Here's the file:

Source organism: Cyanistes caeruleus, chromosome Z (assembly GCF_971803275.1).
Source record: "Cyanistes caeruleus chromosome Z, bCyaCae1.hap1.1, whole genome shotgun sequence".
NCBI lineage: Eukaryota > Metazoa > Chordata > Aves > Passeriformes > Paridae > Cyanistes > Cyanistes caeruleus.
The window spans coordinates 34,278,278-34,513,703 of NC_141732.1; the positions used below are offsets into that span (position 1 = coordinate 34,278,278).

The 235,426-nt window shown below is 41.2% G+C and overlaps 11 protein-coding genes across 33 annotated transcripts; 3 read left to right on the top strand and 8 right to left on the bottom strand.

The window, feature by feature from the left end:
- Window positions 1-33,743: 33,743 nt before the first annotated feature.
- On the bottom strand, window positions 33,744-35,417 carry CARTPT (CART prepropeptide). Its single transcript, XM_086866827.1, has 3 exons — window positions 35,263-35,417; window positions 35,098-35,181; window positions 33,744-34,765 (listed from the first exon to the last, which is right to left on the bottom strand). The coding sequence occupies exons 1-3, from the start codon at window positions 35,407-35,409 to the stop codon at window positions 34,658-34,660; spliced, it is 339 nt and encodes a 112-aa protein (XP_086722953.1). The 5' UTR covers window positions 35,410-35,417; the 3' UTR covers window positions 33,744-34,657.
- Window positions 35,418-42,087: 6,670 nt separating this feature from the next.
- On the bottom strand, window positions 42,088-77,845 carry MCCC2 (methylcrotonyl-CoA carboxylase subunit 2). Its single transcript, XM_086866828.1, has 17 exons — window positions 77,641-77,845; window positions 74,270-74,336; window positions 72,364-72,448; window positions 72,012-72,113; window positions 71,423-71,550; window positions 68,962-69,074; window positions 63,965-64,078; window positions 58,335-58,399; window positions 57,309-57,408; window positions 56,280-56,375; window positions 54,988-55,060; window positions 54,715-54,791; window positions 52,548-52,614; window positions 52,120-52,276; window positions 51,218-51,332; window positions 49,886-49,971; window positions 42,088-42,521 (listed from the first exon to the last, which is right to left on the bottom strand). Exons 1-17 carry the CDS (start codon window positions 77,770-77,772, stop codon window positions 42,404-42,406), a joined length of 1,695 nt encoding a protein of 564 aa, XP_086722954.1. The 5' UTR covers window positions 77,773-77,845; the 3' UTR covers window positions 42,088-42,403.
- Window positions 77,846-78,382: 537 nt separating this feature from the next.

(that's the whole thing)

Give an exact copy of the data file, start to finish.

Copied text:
Source organism: Cyanistes caeruleus, chromosome Z (assembly GCF_971803275.1).
Source record: "Cyanistes caeruleus chromosome Z, bCyaCae1.hap1.1, whole genome shotgun sequence".
NCBI lineage: Eukaryota > Metazoa > Chordata > Aves > Passeriformes > Paridae > Cyanistes > Cyanistes caeruleus.
The window spans coordinates 34,278,278-34,513,703 of NC_141732.1; the positions used below are offsets into that span (position 1 = coordinate 34,278,278).

The 235,426-nt window shown below is 41.2% G+C and overlaps 11 protein-coding genes across 33 annotated transcripts; 3 read left to right on the top strand and 8 right to left on the bottom strand.

The window, feature by feature from the left end:
- Window positions 1-33,743: 33,743 nt before the first annotated feature.
- On the bottom strand, window positions 33,744-35,417 carry CARTPT (CART prepropeptide). Its single transcript, XM_086866827.1, has 3 exons — window positions 35,263-35,417; window positions 35,098-35,181; window positions 33,744-34,765 (listed from the first exon to the last, which is right to left on the bottom strand). The coding sequence occupies exons 1-3, from the start codon at window positions 35,407-35,409 to the stop codon at window positions 34,658-34,660; spliced, it is 339 nt and encodes a 112-aa protein (XP_086722953.1). The 5' UTR covers window positions 35,410-35,417; the 3' UTR covers window positions 33,744-34,657.
- Window positions 35,418-42,087: 6,670 nt separating this feature from the next.
- On the bottom strand, window positions 42,088-77,845 carry MCCC2 (methylcrotonyl-CoA carboxylase subunit 2). Its single transcript, XM_086866828.1, has 17 exons — window positions 77,641-77,845; window positions 74,270-74,336; window positions 72,364-72,448; window positions 72,012-72,113; window positions 71,423-71,550; window positions 68,962-69,074; window positions 63,965-64,078; window positions 58,335-58,399; window positions 57,309-57,408; window positions 56,280-56,375; window positions 54,988-55,060; window positions 54,715-54,791; window positions 52,548-52,614; window positions 52,120-52,276; window positions 51,218-51,332; window positions 49,886-49,971; window positions 42,088-42,521 (listed from the first exon to the last, which is right to left on the bottom strand). Exons 1-17 carry the CDS (start codon window positions 77,770-77,772, stop codon window positions 42,404-42,406), a joined length of 1,695 nt encoding a protein of 564 aa, XP_086722954.1. The 5' UTR covers window positions 77,773-77,845; the 3' UTR covers window positions 42,088-42,403.
- Window positions 77,846-78,382: 537 nt separating this feature from the next.